Is there an end to the periodic table?
Prof. Witold Nazarewicz
FRIB/NSCL at Michigan State University
In 2019, we celebrated the 150th anniversary of the formulation of the periodic table created by Dmitry Mendeleev. At 152 years old, the table is still growing. In 2016, four new elements were added: nihonium, moscovium, tennessine and oganesson. These elements define the current upper limits of mass and atomic numbers. As such, they carry the potential to transform the way we currently understand nuclear and atomic physics, and chemistry.
All elements with more than 103 protons are labeled as “superheavy," and are part of a vast, totally unknown territory of these nuclei that scientists are trying to uncover. Questions motivating the search for these systems include: What are the heaviest nuclei and atoms that can exist? Are superheavy systems different from lighter nuclear species? Is there an island of very long-lived nuclei? Can superheavy nuclei be produced in stellar explosions? Questions such as these provide formidable challenges for both experiment and theory. This talk will review perspectives in this field of research.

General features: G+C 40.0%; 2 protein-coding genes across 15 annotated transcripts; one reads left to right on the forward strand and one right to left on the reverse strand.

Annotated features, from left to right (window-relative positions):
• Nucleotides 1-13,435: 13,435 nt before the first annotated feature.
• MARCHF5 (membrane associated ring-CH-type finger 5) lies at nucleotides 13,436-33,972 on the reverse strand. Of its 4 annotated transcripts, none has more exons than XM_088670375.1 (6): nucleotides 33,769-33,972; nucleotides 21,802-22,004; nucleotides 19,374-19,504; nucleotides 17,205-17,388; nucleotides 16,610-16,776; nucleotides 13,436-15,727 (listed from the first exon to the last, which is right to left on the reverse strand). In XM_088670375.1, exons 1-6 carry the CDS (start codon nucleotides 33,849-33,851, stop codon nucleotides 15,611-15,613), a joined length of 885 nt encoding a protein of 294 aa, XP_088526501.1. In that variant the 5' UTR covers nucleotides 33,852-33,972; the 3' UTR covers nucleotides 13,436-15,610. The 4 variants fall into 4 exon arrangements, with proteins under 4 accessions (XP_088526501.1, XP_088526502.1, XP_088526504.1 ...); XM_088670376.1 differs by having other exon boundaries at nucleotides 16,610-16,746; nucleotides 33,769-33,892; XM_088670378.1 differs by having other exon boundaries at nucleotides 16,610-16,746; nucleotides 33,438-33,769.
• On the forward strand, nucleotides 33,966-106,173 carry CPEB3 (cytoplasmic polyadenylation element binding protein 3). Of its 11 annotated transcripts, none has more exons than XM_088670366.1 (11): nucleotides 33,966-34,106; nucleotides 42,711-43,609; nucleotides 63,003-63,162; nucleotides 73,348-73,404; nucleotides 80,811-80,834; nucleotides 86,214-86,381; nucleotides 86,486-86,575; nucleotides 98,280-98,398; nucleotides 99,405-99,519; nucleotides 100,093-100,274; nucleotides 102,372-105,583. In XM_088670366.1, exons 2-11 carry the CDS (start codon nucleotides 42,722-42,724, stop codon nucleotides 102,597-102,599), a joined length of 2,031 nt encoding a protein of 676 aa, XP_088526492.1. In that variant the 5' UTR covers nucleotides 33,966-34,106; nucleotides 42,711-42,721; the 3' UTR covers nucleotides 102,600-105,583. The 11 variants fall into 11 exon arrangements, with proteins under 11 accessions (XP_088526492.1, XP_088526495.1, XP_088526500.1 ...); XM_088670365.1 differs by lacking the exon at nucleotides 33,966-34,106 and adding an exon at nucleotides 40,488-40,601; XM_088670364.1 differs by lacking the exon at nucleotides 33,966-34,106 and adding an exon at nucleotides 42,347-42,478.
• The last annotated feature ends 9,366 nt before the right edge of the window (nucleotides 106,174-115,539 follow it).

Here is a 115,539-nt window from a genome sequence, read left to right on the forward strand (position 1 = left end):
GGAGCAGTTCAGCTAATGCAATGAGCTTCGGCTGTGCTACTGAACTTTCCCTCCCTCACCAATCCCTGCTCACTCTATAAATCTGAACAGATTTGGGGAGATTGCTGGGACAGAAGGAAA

Hosted by Prof. Brodeur
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